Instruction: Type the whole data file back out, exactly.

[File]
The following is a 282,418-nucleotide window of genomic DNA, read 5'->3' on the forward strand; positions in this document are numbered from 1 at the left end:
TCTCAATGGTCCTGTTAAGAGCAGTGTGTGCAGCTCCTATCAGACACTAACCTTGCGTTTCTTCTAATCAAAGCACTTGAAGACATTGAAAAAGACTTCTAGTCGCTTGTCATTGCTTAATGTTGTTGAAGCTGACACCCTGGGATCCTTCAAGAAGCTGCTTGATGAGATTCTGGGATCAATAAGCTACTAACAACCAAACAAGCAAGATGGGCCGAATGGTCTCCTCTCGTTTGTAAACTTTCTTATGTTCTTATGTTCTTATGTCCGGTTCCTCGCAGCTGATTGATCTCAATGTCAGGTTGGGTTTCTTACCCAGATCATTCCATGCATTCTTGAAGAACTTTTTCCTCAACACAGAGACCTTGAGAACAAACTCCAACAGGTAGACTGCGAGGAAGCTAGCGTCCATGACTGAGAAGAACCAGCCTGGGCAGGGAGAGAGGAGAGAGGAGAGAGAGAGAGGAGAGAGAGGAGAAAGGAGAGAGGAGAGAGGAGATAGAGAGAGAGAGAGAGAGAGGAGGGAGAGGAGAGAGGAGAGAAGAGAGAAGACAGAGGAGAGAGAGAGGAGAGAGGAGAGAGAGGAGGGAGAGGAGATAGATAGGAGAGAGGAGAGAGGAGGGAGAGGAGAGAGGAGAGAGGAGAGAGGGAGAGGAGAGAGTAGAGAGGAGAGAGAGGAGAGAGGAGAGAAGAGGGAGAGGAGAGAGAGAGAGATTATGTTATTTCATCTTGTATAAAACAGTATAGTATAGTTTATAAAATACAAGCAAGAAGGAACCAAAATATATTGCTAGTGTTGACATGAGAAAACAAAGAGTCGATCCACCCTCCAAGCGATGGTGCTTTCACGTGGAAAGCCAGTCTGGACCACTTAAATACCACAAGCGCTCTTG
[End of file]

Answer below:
The following is a 282,418-nucleotide window of genomic DNA, read 5'->3' on the forward strand; positions in this document are numbered from 1 at the left end:
TCTCAATGGTCCTGTTAAGAGCAGTGTGTGCAGCTCCTATCAGACACTAACCTTGCGTTTCTTCTAATCAAAGCACTTGAAGACATTGAAAAAGACTTCTAGTCGCTTGTCATTGCTTAATGTTGTTGAAGCTGACACCCTGGGATCCTTCAAGAAGCTGCTTGATGAGATTCTGGGATCAATAAGCTACTAACAACCAAACAAGCAAGATGGGCCGAATGGTCTCCTCTCGTTTGTAAACTTTCTTATGTTCTTATGTTCTTATGTCCGGTTCCTCGCAGCTGATTGATCTCAATGTCAGGTTGGGTTTCTTACCCAGATCATTCCATGCATTCTTGAAGAACTTTTTCCTCAACACAGAGACCTTGAGAACAAACTCCAACAGGTAGACTGCGAGGAAGCTAGCGTCCATGACTGAGAAGAACCAGCCTGGGCAGGGAGAGAGGAGAGAGGAGAGAGAGAGAGGAGAGAGAGGAGAAAGGAGAGAGGAGAGAGGAGATAGAGAGAGAGAGAGAGAGAGGAGGGAGAGGAGAGAGGAGAGAAGAGAGAAGACAGAGGAGAGAGAGAGGAGAGAGGAGAGAGAGGAGGGAGAGGAGATAGATAGGAGAGAGGAGAGAGGAGGGAGAGGAGAGAGGAGAGAGGAGAGAGGGAGAGGAGAGAGTAGAGAGGAGAGAGAGGAGAGAGGAGAGAAGAGGGAGAGGAGAGAGAGAGAGATTATGTTATTTCATCTTGTATAAAACAGTATAGTATAGTTTATAAAATACAAGCAAGAAGGAACCAAAATATATTGCTAGTGTTGACATGAGAAAACAAAGAGTCGATCCACCCTCCAAGCGATGGTGCTTTCACGTGGAAAGCCAGTCTGGACCACTTAAATACCACAAGCGCTCTTG